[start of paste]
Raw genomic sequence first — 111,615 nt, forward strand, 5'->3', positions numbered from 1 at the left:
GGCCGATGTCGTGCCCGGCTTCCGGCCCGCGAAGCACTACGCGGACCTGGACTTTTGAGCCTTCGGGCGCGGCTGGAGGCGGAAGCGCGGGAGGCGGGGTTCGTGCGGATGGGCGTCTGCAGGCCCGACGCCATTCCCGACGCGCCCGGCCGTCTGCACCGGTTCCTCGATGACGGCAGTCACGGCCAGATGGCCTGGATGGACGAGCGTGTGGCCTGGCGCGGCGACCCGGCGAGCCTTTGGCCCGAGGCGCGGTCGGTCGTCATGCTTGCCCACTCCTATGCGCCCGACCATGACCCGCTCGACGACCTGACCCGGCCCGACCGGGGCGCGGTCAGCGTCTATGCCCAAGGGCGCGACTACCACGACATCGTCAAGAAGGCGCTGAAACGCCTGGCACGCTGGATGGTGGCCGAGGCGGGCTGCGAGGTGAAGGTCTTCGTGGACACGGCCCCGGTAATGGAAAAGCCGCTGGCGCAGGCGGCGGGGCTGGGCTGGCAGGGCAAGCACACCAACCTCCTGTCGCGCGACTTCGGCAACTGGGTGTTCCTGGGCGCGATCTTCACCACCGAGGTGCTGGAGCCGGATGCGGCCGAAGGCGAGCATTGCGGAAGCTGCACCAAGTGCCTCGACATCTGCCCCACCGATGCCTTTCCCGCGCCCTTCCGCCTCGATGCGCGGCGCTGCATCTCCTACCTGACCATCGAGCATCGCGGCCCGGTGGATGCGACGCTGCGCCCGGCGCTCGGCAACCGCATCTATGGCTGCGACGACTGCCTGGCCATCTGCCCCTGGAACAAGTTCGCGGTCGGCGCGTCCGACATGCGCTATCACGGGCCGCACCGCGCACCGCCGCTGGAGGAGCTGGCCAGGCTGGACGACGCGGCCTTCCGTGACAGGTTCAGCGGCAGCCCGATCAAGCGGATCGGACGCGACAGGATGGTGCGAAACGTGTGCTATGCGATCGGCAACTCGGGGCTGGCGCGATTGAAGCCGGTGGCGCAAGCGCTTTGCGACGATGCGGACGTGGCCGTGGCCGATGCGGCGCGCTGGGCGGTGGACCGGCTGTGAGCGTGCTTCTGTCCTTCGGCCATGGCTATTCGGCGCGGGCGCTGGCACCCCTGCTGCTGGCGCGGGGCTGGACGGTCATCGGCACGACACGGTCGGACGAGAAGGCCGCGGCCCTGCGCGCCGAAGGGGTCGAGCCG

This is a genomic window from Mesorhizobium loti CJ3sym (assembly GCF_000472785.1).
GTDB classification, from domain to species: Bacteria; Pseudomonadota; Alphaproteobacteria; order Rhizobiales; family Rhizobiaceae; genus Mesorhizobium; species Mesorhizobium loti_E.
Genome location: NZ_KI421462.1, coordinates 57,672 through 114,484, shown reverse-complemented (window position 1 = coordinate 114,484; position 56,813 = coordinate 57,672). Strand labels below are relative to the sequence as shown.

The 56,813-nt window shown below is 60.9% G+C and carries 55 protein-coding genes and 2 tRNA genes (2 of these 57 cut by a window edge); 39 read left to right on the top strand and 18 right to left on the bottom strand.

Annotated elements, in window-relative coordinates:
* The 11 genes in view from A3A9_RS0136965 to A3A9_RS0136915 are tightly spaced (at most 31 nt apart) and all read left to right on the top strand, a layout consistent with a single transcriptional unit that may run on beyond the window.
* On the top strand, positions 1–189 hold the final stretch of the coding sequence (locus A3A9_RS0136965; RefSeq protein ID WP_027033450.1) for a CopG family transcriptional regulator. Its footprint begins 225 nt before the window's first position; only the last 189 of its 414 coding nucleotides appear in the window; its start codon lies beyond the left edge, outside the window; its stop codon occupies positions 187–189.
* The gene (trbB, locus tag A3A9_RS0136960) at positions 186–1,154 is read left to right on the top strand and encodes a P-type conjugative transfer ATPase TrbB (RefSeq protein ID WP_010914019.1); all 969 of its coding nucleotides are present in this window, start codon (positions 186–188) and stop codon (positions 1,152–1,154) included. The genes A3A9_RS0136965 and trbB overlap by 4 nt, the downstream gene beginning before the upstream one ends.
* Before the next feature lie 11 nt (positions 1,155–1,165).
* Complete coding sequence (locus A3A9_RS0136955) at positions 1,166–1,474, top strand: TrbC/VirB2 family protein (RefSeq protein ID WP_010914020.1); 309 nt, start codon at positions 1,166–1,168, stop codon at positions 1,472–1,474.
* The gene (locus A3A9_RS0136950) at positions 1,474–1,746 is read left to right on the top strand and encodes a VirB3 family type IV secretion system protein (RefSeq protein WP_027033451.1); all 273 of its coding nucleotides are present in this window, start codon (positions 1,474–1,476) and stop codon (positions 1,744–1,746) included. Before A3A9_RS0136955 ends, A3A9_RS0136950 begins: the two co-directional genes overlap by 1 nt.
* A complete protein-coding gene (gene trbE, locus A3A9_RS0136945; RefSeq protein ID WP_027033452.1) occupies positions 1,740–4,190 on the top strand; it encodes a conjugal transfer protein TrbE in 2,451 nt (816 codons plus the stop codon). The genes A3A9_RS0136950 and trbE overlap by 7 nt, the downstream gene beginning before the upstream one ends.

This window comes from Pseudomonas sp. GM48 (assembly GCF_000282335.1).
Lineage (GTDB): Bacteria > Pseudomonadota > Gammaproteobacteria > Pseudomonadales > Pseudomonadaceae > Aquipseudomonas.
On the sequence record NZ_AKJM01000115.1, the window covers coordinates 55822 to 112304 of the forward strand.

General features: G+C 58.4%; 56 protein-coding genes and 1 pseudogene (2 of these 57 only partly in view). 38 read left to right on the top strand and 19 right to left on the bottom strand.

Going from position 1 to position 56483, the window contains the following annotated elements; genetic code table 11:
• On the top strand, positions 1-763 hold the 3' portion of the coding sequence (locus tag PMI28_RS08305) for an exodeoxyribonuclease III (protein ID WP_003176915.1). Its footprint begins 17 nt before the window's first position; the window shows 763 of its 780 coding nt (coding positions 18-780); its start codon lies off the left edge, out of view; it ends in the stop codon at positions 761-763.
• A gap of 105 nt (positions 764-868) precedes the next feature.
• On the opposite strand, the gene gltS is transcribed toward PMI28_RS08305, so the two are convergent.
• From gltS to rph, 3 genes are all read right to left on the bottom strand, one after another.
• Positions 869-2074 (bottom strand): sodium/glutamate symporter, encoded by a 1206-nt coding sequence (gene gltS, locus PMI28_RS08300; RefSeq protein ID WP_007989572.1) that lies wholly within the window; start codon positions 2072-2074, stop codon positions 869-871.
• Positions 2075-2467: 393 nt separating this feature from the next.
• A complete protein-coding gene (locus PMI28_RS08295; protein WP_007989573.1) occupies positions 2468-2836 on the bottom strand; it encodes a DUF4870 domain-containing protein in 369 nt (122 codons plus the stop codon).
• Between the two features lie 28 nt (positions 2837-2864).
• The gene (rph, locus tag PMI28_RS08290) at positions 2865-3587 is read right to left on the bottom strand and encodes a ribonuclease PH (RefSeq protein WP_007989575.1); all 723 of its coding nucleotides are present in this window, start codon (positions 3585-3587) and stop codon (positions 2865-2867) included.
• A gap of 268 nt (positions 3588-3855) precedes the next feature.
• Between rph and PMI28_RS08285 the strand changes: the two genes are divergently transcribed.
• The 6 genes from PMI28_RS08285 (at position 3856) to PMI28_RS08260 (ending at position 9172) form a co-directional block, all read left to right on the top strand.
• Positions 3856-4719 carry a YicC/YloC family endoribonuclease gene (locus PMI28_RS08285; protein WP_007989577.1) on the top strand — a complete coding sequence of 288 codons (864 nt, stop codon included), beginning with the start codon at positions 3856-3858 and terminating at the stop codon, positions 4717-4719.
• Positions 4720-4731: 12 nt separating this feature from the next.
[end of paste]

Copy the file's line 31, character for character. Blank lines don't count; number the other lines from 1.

• The 6 genes from PMI28_RS08285 (at position 3856) to PMI28_RS08260 (ending at position 9172) form a co-directional block, all read left to right on the top strand.